Major Projects Completed
Bureau of Reclamation Commissioner Michael Connor addresses the audience at the dedication of the Delta-Mendota Aqueduct Intertie Project. The ceremony was held inside the pumping plant structure.
Delta-Mendota Canal/California Aqueduct Intertie Project
The Mid-Pacific Region completed the Delta-Mendota Canal/California Aqueduct Intertie Project in 2012, linking the two canals to improve operational flexibility and provide more efficient delivery of water to the San Joaquin Valley.
The Intertie in Alameda County, west of Tracy, will potentially increase average annual deliveries of the Central Valley Project by as much as 35,000 acre-feet by addressing conveyance conditions in the DMC that restrict use of the nearby C. W. “Bill” Jones Pumping Plant to less than its design capacity.
The DMC is the primary federal delivery facility conveying water to CVP contractors in the San Joaquin Valley. The State Water Project’s California Aqueduct operates in much the same way. The Intertie allows more conveyance to storage south of the Sacramento-San Joaquin Delta, provides redundancy in the distribution system in case of emergency, and makes maintenance and repair work less disruptive to water deliveries.
The project was dedicated in a May 2 ceremony attended by Reclamation Commissioner Michael Connor, who commended the partnership that made the project possible.
“Our goal is to keep moving these interim solutions forward, improving the situation from a water supply perspective and an environmental perspective,” said Connor.
Reclamation’s partners in the project were the California Department of Water Resources, which operates the State Water Project, and the San Luis and Delta-Mendota Water Authority. Operation and maintenance responsibility for the Intertie was transferred to the San Luis and Delta-Mendota Water Authority in July 2012.
The Department of the Interior committed $15.8 million from the American Recovery and Reinvestment Act to construct the Intertie. CALFED, a multi-agency program, provided $8.8 million. The remaining funding came from contributed funds and Reclamation’s budget. The total project cost was $29 million.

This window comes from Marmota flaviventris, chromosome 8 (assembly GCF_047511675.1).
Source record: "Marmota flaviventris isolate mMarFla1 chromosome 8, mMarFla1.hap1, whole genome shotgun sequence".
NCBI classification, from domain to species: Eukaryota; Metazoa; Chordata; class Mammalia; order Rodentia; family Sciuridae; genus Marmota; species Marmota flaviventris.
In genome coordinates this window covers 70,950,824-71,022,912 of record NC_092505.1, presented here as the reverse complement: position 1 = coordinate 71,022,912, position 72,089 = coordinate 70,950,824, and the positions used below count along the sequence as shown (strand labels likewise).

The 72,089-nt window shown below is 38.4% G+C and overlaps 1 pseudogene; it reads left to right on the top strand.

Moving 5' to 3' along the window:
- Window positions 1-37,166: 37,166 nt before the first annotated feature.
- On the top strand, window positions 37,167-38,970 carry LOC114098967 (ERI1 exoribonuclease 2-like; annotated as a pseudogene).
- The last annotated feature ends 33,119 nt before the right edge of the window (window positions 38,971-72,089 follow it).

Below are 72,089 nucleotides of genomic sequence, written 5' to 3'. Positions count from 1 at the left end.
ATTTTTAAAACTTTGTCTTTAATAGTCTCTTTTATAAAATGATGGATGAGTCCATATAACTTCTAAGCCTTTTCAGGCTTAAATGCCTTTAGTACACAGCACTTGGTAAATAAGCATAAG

The two-way Intertie was constructed, beginning in 2010, at a point where the federal and state canals are just 500 feet apart, with the state canal 50 feet higher in elevation than the federal canal. With the canals now linked via two 108-inch diameter pipelines, Intertie operators can allow up to 900 cfs of water to flow from the state canal, downhill to the federal canal, via gravity flow. In a reversal of operations, If desired, Intertie operators can pump up to 468 cubic feet per second of water uphill from the federal canal to the state canal.
Construction involved removing a section of the DMC’s concrete liner, installing a cofferdam, and constructing an underground sump structure to collect and channel water from the canal. Above ground, workers erected a pump house and installed four sets of 1,000-horsepower motors and pumps, each with a capacity of 117 cfs. Crews also constructed a 4.5-mile overhead 69-kilovolt power transmission line from a Tracy substation to the site.
On the California Aqueduct side of the project, workers installed a cofferdam, then removed a section of concrete liner and excavated about 25 feet for a turnout structure. Crews completed the structure’s two reinforced concrete bays and laid the twin pipes to connect the canals.